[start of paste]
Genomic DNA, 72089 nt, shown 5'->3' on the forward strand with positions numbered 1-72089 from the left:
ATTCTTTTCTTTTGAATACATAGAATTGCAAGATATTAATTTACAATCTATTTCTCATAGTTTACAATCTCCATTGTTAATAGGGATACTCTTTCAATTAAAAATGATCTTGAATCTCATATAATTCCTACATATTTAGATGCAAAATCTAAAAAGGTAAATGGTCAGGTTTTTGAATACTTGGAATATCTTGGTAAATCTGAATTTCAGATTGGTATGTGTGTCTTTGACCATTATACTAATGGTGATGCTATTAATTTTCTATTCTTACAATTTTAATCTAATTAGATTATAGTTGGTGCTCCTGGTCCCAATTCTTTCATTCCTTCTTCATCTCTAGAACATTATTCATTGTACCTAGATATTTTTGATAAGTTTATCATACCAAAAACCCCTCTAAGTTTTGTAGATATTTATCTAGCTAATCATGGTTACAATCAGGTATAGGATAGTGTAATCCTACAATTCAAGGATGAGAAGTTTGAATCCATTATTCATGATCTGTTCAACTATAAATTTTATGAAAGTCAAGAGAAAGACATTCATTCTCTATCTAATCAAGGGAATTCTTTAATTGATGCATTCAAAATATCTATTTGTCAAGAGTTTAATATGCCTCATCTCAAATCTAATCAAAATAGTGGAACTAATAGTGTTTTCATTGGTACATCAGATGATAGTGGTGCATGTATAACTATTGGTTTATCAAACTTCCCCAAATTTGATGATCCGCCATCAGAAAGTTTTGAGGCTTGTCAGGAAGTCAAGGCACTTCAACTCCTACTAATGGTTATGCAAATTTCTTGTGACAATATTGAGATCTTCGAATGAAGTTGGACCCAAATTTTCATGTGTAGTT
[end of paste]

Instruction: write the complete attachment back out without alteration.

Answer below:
Genomic DNA, 72089 nt, shown 5'->3' on the forward strand with positions numbered 1-72089 from the left:
ATTCTTTTCTTTTGAATACATAGAATTGCAAGATATTAATTTACAATCTATTTCTCATAGTTTACAATCTCCATTGTTAATAGGGATACTCTTTCAATTAAAAATGATCTTGAATCTCATATAATTCCTACATATTTAGATGCAAAATCTAAAAAGGTAAATGGTCAGGTTTTTGAATACTTGGAATATCTTGGTAAATCTGAATTTCAGATTGGTATGTGTGTCTTTGACCATTATACTAATGGTGATGCTATTAATTTTCTATTCTTACAATTTTAATCTAATTAGATTATAGTTGGTGCTCCTGGTCCCAATTCTTTCATTCCTTCTTCATCTCTAGAACATTATTCATTGTACCTAGATATTTTTGATAAGTTTATCATACCAAAAACCCCTCTAAGTTTTGTAGATATTTATCTAGCTAATCATGGTTACAATCAGGTATAGGATAGTGTAATCCTACAATTCAAGGATGAGAAGTTTGAATCCATTATTCATGATCTGTTCAACTATAAATTTTATGAAAGTCAAGAGAAAGACATTCATTCTCTATCTAATCAAGGGAATTCTTTAATTGATGCATTCAAAATATCTATTTGTCAAGAGTTTAATATGCCTCATCTCAAATCTAATCAAAATAGTGGAACTAATAGTGTTTTCATTGGTACATCAGATGATAGTGGTGCATGTATAACTATTGGTTTATCAAACTTCCCCAAATTTGATGATCCGCCATCAGAAAGTTTTGAGGCTTGTCAGGAAGTCAAGGCACTTCAACTCCTACTAATGGTTATGCAAATTTCTTGTGACAATATTGAGATCTTCGAATGAAGTTGGACCCAAATTTTCATGTGTAGTT